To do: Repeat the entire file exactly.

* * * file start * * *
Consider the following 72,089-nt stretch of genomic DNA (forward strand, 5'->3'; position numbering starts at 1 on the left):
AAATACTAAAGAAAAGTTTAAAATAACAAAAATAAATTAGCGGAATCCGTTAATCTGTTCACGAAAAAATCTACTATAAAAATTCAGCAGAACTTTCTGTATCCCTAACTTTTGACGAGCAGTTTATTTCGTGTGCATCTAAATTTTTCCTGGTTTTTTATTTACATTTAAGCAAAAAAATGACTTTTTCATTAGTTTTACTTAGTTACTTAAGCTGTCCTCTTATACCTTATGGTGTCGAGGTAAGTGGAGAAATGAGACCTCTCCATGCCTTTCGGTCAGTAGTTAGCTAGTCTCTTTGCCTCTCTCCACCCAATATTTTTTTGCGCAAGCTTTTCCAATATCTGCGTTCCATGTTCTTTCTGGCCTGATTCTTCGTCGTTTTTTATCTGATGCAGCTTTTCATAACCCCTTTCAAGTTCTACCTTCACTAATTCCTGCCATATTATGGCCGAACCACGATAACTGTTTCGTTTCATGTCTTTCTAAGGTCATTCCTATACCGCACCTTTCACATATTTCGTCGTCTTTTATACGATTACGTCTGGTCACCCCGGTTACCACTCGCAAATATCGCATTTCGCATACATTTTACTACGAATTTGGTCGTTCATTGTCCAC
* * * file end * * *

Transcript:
Consider the following 72,089-nt stretch of genomic DNA (forward strand, 5'->3'; position numbering starts at 1 on the left):
AAATACTAAAGAAAAGTTTAAAATAACAAAAATAAATTAGCGGAATCCGTTAATCTGTTCACGAAAAAATCTACTATAAAAATTCAGCAGAACTTTCTGTATCCCTAACTTTTGACGAGCAGTTTATTTCGTGTGCATCTAAATTTTTCCTGGTTTTTTATTTACATTTAAGCAAAAAAATGACTTTTTCATTAGTTTTACTTAGTTACTTAAGCTGTCCTCTTATACCTTATGGTGTCGAGGTAAGTGGAGAAATGAGACCTCTCCATGCCTTTCGGTCAGTAGTTAGCTAGTCTCTTTGCCTCTCTCCACCCAATATTTTTTTGCGCAAGCTTTTCCAATATCTGCGTTCCATGTTCTTTCTGGCCTGATTCTTCGTCGTTTTTTATCTGATGCAGCTTTTCATAACCCCTTTCAAGTTCTACCTTCACTAATTCCTGCCATATTATGGCCGAACCACGATAACTGTTTCGTTTCATGTCTTTCTAAGGTCATTCCTATACCGCACCTTTCACATATTTCGTCGTCTTTTATACGATTACGTCTGGTCACCCCGGTTACCACTCGCAAATATCGCATTTCGCATACATTTTACTACGAATTTGGTCGTTCATTGTCCAC